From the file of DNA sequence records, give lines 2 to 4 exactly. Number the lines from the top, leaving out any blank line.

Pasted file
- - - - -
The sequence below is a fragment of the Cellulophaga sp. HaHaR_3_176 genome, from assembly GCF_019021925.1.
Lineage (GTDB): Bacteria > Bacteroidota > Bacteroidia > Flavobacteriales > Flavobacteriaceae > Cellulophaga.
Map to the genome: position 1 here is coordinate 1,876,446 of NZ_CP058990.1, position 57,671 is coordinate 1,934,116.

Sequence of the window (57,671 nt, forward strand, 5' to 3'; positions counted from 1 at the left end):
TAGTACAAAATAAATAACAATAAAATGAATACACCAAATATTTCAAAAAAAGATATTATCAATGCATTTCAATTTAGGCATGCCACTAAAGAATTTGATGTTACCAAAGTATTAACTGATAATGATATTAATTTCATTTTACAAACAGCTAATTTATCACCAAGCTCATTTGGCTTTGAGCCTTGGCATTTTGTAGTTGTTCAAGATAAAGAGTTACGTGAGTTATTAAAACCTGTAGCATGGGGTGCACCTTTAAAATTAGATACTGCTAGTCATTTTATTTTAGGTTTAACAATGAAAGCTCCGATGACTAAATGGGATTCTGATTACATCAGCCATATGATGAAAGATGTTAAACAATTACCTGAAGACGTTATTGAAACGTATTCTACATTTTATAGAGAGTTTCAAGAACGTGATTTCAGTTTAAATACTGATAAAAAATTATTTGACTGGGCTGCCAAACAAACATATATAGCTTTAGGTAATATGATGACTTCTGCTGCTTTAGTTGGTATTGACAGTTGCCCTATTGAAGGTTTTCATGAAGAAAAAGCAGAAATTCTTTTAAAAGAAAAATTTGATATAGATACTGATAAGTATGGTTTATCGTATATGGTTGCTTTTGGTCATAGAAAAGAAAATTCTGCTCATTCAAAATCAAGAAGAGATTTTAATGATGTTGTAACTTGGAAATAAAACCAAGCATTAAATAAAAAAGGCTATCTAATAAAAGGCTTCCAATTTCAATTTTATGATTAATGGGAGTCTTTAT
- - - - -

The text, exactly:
Lineage (GTDB): Bacteria > Bacteroidota > Bacteroidia > Flavobacteriales > Flavobacteriaceae > Cellulophaga.
Map to the genome: position 1 here is coordinate 1,876,446 of NZ_CP058990.1, position 57,671 is coordinate 1,934,116.

Sequence of the window (57,671 nt, forward strand, 5' to 3'; positions counted from 1 at the left end):